Ways to protect yourself if you haven’t had the jab (or even if you have)

IN COVID-19 Protection

This is a work-in-progress. Living Document.

(Updating on my mostly-hidden blog is easier than keeping separate documents on my computer so I am editing it ‘live’ for my own convenience. The final version will hopefully be better organized and will contain a PDF summary of just the protocols.)

We are not ‘defenceless’ in the absence of a pharmaceutical treatment for COVID-19. Here is a summary of the protocols that are being used to protect and strengthen our immune systems, as well as protocols for a positive diagnosis. This is not a substitute for medical advice, it’s a collection of what is available to us to improve our chances.

This is the Summary-Version. Another post (still drafting) is collating the data that goes along with it, but I wanted to have a quick-reference page.

If you don’t have time to read right now, please at least download “the shopping list” which contains just the dietary list of things included on this page.

You can also Download the rest of my notes (work in progress) if you are also researching – feel free to correct me if you know more or contact me if you wish to work together.

See also the Phase 1 which is dedicated to disrupting the Viral Replication stage.

Grab a writing pad and a pen or take some notes on your computer to jot down things from my lists below that you can regularly add to or remove from your diet, that will not only boost your immunity & health, but are directly designed to combat the way that SARS-CoV-2 interacts within our cells.

Prevention of Viral entry

Prevention Boost for All & Low-Risk People:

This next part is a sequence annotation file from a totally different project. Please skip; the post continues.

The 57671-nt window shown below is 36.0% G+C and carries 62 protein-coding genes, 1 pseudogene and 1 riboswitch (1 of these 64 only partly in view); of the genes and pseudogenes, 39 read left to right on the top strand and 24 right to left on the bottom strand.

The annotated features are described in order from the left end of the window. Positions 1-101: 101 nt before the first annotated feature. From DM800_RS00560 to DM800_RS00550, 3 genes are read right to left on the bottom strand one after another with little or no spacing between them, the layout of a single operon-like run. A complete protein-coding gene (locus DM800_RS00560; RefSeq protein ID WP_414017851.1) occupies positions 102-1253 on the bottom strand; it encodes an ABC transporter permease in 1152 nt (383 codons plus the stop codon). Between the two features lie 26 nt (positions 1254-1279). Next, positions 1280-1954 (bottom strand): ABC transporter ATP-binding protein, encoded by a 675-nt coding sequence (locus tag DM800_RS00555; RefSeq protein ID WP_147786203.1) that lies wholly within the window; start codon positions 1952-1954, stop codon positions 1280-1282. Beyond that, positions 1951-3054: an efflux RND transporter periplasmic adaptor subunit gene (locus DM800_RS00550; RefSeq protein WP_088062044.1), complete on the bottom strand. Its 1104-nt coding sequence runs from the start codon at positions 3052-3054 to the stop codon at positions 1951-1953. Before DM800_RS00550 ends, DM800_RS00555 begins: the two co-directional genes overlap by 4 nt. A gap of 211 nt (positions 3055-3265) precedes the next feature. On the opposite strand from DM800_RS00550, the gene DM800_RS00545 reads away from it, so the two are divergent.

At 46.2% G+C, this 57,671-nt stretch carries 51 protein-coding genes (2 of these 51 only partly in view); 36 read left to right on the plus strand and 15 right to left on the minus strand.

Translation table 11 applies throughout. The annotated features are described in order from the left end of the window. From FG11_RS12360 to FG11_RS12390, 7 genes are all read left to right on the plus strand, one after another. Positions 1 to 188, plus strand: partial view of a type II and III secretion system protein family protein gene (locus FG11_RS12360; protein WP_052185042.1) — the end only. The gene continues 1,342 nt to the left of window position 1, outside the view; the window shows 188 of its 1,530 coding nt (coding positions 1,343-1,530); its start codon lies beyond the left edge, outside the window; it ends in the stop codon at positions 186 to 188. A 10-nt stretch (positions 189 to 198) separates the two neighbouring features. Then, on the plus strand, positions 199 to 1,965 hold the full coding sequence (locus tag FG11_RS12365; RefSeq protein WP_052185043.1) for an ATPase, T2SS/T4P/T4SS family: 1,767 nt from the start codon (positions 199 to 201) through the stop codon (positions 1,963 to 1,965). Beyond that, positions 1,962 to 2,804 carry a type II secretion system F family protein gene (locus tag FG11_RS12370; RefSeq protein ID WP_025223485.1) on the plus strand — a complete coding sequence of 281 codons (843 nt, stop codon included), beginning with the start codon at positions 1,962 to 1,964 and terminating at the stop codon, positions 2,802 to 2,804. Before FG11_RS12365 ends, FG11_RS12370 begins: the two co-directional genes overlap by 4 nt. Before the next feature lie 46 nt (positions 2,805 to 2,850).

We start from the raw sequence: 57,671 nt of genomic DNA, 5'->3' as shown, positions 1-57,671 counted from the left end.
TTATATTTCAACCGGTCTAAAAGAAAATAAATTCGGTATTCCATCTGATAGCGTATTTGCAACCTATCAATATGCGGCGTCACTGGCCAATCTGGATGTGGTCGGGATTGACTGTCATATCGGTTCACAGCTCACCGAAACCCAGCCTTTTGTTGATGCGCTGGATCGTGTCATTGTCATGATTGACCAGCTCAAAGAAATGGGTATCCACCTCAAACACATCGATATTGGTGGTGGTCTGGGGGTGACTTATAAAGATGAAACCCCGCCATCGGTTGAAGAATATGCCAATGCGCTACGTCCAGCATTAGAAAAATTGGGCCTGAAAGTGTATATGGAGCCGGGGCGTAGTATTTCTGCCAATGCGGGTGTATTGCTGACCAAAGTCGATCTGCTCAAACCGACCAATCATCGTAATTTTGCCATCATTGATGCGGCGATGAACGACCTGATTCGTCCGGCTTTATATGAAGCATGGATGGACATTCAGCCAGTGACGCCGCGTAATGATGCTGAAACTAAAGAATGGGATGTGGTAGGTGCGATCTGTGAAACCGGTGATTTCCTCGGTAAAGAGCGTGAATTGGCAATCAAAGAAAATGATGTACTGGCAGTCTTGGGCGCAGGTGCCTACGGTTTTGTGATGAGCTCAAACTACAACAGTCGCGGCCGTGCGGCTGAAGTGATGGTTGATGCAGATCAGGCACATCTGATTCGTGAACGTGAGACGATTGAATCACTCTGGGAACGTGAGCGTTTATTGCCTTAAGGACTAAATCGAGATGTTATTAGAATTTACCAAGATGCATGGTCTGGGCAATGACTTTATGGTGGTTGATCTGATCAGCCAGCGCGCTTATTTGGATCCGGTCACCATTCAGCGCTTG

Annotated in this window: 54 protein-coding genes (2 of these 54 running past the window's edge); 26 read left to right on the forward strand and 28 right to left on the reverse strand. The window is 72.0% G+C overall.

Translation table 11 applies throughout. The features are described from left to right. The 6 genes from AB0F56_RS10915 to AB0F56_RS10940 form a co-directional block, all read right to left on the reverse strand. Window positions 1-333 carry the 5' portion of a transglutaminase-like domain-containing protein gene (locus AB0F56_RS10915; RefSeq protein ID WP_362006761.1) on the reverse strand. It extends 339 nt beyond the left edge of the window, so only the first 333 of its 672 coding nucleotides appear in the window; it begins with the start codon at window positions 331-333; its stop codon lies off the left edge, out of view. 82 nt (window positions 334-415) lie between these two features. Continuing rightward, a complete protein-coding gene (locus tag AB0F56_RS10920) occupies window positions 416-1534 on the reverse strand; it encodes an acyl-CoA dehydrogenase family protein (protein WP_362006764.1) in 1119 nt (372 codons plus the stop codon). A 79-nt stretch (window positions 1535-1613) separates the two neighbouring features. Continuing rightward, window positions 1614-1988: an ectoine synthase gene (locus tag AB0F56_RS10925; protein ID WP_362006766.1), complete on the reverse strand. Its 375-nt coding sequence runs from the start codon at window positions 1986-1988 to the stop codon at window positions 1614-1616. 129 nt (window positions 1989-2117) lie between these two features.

• Healthy Lifestyle: Nutrition, Sunshine (natural Vitamin D), Exercise, Supplementation, Detox, Hydration, Sleep
  • Eliminate Toxic Loads: Processed foods, smoking, household chemicals, fragrances, chemical detergents.
  • Increase: Antioxidants (oregano, cinnamon, turmeric, acai, grapes, berries, nuts, leafy green vegetables, etc.), Vitamin C foods, Zinc foods, Quercetin Foods, & add a Brazil nut (just one) to your daily intake.
  • Maximize Nutrition & Immune-Boosting Foods:
    1.) Fresh Juices
    2.) Smoothies
    3.) Nourishing Soups
    4.) Hearty Vegetable Slow-cooker meals
    5.) Green Salads
  • And the obvious: Stay away from sick people if possible, and don’t go to work if you are unwell.

Rough-definition of Low/High Risks:

Low-risk = Healthy young people and locations where COVID-19 isn’t prevalent.

High-Risk = Over 45, co-morbidities, people with weaker immune systems, people who work in potentially higher-exposure jobs like ambulances/health professionals, taxi-drivers, aged-care, airports, hotels, hospitals, chemists, health-food shops, supermarkets, and cities with a current outbreak.